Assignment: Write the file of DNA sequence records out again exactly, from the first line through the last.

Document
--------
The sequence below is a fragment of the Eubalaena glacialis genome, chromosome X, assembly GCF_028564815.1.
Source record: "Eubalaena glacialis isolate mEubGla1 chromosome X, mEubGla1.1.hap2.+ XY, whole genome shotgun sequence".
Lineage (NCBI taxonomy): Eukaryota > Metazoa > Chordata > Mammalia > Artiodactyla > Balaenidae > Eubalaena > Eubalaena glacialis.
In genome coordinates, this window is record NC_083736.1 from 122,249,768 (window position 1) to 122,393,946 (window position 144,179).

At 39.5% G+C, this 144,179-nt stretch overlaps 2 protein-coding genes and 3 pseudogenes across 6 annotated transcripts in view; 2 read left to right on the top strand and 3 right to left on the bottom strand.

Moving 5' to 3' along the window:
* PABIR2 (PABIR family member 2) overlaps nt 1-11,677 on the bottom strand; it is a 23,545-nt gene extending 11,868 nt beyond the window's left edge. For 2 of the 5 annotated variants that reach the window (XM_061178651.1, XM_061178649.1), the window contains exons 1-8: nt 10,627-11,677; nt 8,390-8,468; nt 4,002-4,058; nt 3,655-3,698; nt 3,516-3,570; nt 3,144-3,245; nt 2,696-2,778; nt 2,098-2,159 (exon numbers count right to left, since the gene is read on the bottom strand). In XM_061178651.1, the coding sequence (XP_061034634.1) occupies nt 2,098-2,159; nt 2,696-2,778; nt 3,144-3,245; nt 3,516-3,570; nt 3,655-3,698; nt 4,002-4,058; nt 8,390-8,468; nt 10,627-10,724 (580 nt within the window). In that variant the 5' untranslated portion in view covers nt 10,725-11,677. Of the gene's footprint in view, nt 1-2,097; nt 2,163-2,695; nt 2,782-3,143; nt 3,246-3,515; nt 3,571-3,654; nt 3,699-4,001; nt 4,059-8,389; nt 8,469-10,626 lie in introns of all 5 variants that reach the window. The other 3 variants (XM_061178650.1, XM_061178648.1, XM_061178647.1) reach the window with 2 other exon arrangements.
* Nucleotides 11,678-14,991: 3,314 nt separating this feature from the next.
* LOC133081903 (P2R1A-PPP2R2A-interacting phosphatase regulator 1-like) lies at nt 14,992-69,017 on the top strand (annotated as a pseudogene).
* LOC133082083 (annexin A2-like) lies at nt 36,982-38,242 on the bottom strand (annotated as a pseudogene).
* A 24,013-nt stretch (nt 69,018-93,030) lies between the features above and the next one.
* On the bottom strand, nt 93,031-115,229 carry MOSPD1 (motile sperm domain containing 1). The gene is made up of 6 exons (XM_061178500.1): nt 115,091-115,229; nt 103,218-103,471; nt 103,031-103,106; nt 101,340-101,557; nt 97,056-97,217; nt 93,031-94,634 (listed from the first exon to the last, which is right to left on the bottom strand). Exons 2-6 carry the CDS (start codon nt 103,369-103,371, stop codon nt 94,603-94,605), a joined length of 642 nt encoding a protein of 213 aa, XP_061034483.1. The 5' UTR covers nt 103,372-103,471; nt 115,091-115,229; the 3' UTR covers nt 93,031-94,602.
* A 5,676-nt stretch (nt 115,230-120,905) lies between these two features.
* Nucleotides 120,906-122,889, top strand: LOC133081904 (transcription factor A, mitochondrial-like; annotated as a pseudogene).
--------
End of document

The sequence below is a fragment of the Eubalaena glacialis genome, chromosome X, assembly GCF_028564815.1.
Source record: "Eubalaena glacialis isolate mEubGla1 chromosome X, mEubGla1.1.hap2.+ XY, whole genome shotgun sequence".
Lineage (NCBI taxonomy): Eukaryota > Metazoa > Chordata > Mammalia > Artiodactyla > Balaenidae > Eubalaena > Eubalaena glacialis.
In genome coordinates, this window is record NC_083736.1 from 122,249,768 (window position 1) to 122,393,946 (window position 144,179).

At 39.5% G+C, this 144,179-nt stretch overlaps 2 protein-coding genes and 3 pseudogenes across 6 annotated transcripts in view; 2 read left to right on the top strand and 3 right to left on the bottom strand.

Moving 5' to 3' along the window:
* PABIR2 (PABIR family member 2) overlaps nt 1-11,677 on the bottom strand; it is a 23,545-nt gene extending 11,868 nt beyond the window's left edge. For 2 of the 5 annotated variants that reach the window (XM_061178651.1, XM_061178649.1), the window contains exons 1-8: nt 10,627-11,677; nt 8,390-8,468; nt 4,002-4,058; nt 3,655-3,698; nt 3,516-3,570; nt 3,144-3,245; nt 2,696-2,778; nt 2,098-2,159 (exon numbers count right to left, since the gene is read on the bottom strand). In XM_061178651.1, the coding sequence (XP_061034634.1) occupies nt 2,098-2,159; nt 2,696-2,778; nt 3,144-3,245; nt 3,516-3,570; nt 3,655-3,698; nt 4,002-4,058; nt 8,390-8,468; nt 10,627-10,724 (580 nt within the window). In that variant the 5' untranslated portion in view covers nt 10,725-11,677. Of the gene's footprint in view, nt 1-2,097; nt 2,163-2,695; nt 2,782-3,143; nt 3,246-3,515; nt 3,571-3,654; nt 3,699-4,001; nt 4,059-8,389; nt 8,469-10,626 lie in introns of all 5 variants that reach the window. The other 3 variants (XM_061178650.1, XM_061178648.1, XM_061178647.1) reach the window with 2 other exon arrangements.
* Nucleotides 11,678-14,991: 3,314 nt separating this feature from the next.
* LOC133081903 (P2R1A-PPP2R2A-interacting phosphatase regulator 1-like) lies at nt 14,992-69,017 on the top strand (annotated as a pseudogene).
* LOC133082083 (annexin A2-like) lies at nt 36,982-38,242 on the bottom strand (annotated as a pseudogene).
* A 24,013-nt stretch (nt 69,018-93,030) lies between the features above and the next one.
* On the bottom strand, nt 93,031-115,229 carry MOSPD1 (motile sperm domain containing 1). The gene is made up of 6 exons (XM_061178500.1): nt 115,091-115,229; nt 103,218-103,471; nt 103,031-103,106; nt 101,340-101,557; nt 97,056-97,217; nt 93,031-94,634 (listed from the first exon to the last, which is right to left on the bottom strand). Exons 2-6 carry the CDS (start codon nt 103,369-103,371, stop codon nt 94,603-94,605), a joined length of 642 nt encoding a protein of 213 aa, XP_061034483.1. The 5' UTR covers nt 103,372-103,471; nt 115,091-115,229; the 3' UTR covers nt 93,031-94,602.
* A 5,676-nt stretch (nt 115,230-120,905) lies between these two features.
* Nucleotides 120,906-122,889, top strand: LOC133081904 (transcription factor A, mitochondrial-like; annotated as a pseudogene).